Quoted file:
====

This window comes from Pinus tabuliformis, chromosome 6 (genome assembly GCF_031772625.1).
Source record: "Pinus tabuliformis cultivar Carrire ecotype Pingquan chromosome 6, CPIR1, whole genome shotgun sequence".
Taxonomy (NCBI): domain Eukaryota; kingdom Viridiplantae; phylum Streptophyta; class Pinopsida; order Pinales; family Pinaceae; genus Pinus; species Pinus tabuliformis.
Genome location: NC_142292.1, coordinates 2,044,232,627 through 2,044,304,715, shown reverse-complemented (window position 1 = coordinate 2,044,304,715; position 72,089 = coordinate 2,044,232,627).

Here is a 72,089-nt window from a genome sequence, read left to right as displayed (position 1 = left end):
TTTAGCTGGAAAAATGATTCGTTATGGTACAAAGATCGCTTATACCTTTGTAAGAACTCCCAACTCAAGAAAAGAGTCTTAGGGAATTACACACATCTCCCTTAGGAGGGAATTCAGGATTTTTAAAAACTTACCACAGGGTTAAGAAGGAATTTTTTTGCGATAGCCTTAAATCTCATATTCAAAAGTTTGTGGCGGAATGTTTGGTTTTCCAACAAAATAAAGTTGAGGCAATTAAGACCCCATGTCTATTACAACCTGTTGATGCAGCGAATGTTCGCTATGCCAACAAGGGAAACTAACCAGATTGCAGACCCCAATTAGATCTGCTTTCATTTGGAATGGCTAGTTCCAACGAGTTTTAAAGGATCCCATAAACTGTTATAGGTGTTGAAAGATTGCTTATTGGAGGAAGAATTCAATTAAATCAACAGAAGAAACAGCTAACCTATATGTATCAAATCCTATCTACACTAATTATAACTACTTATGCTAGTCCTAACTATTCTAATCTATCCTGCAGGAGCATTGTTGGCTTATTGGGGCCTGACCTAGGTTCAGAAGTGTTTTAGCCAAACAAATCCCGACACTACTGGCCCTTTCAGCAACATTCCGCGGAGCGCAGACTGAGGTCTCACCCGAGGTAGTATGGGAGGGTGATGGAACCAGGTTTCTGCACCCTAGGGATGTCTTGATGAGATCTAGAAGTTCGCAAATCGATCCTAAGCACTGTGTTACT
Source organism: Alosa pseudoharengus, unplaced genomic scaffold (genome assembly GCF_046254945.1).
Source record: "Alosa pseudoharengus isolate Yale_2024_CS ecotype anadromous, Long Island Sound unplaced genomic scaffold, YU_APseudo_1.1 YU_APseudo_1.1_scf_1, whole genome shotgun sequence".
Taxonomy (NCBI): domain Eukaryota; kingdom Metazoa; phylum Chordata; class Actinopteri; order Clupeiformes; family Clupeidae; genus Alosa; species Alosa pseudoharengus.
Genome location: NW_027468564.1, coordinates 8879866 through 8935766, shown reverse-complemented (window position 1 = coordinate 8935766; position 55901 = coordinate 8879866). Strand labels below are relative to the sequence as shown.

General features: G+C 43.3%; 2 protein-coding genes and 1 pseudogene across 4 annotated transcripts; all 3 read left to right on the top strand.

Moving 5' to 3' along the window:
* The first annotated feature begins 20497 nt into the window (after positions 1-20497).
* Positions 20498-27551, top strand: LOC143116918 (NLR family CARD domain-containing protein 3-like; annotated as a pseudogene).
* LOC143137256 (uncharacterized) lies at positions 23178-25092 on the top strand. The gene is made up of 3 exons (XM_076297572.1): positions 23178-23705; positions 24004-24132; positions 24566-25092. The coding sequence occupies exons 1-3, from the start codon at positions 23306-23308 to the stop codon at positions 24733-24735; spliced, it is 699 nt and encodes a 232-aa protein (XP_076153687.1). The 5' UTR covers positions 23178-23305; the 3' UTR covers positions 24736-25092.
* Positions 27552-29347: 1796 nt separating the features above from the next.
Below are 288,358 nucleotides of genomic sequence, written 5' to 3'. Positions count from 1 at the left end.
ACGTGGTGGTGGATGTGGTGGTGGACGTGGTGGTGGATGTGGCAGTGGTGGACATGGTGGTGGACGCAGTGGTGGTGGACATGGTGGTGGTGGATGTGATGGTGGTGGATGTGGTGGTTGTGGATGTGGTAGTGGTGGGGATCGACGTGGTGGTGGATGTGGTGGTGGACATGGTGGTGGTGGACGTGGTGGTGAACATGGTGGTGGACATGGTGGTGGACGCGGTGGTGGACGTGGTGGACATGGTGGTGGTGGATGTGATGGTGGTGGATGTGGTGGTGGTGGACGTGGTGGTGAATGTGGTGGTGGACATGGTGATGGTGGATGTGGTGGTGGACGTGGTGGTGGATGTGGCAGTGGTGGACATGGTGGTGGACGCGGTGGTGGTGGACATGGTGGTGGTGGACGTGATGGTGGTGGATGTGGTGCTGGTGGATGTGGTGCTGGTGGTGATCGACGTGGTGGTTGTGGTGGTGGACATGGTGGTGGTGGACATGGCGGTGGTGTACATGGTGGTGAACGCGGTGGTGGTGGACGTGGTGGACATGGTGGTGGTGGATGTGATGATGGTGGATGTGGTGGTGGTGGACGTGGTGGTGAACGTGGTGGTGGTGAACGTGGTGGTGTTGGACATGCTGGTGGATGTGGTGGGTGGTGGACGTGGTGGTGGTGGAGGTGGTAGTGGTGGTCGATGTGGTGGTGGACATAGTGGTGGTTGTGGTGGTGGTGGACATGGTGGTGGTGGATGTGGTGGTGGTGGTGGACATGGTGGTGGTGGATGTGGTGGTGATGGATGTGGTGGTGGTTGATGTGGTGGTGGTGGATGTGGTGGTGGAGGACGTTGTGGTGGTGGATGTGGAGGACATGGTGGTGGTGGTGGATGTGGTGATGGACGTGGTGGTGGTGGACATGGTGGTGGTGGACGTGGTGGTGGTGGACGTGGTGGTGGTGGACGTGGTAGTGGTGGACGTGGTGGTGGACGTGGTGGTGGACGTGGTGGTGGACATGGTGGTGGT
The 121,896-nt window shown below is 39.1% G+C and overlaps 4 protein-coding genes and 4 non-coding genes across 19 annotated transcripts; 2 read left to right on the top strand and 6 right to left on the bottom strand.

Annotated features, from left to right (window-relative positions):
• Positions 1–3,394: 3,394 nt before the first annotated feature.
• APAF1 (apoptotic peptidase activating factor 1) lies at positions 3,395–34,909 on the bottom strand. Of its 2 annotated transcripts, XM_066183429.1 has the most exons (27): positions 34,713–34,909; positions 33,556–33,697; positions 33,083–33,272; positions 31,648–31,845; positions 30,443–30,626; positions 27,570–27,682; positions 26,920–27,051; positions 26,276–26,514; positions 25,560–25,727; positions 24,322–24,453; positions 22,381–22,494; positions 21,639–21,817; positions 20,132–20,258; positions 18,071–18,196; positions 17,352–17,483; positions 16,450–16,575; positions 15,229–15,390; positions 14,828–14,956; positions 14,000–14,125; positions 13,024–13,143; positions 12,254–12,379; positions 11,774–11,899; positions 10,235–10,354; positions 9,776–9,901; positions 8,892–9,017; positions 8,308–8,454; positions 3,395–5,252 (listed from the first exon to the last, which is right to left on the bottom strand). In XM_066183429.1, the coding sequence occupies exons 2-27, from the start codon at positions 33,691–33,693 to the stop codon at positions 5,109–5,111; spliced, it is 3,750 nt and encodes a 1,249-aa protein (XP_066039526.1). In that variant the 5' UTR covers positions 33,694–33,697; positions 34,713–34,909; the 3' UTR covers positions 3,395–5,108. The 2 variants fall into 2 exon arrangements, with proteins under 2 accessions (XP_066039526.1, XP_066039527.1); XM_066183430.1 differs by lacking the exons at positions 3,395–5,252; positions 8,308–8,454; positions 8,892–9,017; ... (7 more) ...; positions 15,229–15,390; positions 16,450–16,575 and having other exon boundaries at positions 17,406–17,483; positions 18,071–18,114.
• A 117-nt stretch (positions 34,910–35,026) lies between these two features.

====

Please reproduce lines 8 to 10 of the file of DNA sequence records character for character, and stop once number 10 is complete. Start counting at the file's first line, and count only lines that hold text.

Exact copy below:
Source record: "Alosa pseudoharengus isolate Yale_2024_CS ecotype anadromous, Long Island Sound unplaced genomic scaffold, YU_APseudo_1.1 YU_APseudo_1.1_scf_1, whole genome shotgun sequence".
Taxonomy (NCBI): domain Eukaryota; kingdom Metazoa; phylum Chordata; class Actinopteri; order Clupeiformes; family Clupeidae; genus Alosa; species Alosa pseudoharengus.
Genome location: NW_027468564.1, coordinates 8879866 through 8935766, shown reverse-complemented (window position 1 = coordinate 8935766; position 55901 = coordinate 8879866). Strand labels below are relative to the sequence as shown.